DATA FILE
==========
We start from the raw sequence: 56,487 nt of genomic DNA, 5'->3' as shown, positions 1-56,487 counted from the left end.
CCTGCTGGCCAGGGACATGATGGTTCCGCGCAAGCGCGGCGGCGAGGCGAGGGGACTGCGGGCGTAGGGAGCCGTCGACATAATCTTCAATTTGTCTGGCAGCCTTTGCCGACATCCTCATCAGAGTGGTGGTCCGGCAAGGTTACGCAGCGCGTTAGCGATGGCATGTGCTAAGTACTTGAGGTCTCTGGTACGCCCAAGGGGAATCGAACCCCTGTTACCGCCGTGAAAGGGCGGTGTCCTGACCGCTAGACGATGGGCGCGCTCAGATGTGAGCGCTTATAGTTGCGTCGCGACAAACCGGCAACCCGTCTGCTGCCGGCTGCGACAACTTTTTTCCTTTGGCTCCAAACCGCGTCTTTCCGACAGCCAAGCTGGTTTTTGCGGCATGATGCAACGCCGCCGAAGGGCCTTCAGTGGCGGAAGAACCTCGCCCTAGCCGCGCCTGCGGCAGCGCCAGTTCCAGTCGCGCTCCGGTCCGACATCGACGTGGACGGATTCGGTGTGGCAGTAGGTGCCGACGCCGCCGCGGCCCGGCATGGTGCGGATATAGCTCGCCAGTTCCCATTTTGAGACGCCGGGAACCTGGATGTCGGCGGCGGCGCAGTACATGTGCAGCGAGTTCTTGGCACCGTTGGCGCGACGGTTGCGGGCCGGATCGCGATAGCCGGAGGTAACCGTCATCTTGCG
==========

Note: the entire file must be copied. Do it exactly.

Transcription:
We start from the raw sequence: 56,487 nt of genomic DNA, 5'->3' as shown, positions 1-56,487 counted from the left end.
CCTGCTGGCCAGGGACATGATGGTTCCGCGCAAGCGCGGCGGCGAGGCGAGGGGACTGCGGGCGTAGGGAGCCGTCGACATAATCTTCAATTTGTCTGGCAGCCTTTGCCGACATCCTCATCAGAGTGGTGGTCCGGCAAGGTTACGCAGCGCGTTAGCGATGGCATGTGCTAAGTACTTGAGGTCTCTGGTACGCCCAAGGGGAATCGAACCCCTGTTACCGCCGTGAAAGGGCGGTGTCCTGACCGCTAGACGATGGGCGCGCTCAGATGTGAGCGCTTATAGTTGCGTCGCGACAAACCGGCAACCCGTCTGCTGCCGGCTGCGACAACTTTTTTCCTTTGGCTCCAAACCGCGTCTTTCCGACAGCCAAGCTGGTTTTTGCGGCATGATGCAACGCCGCCGAAGGGCCTTCAGTGGCGGAAGAACCTCGCCCTAGCCGCGCCTGCGGCAGCGCCAGTTCCAGTCGCGCTCCGGTCCGACATCGACGTGGACGGATTCGGTGTGGCAGTAGGTGCCGACGCCGCCGCGGCCCGGCATGGTGCGGATATAGCTCGCCAGTTCCCATTTTGAGACGCCGGGAACCTGGATGTCGGCGGCGGCGCAGTACATGTGCAGCGAGTTCTTGGCACCGTTGGCGCGACGGTTGCGGGCCGGATCGCGATAGCCGGAGGTAACCGTCATCTTGCG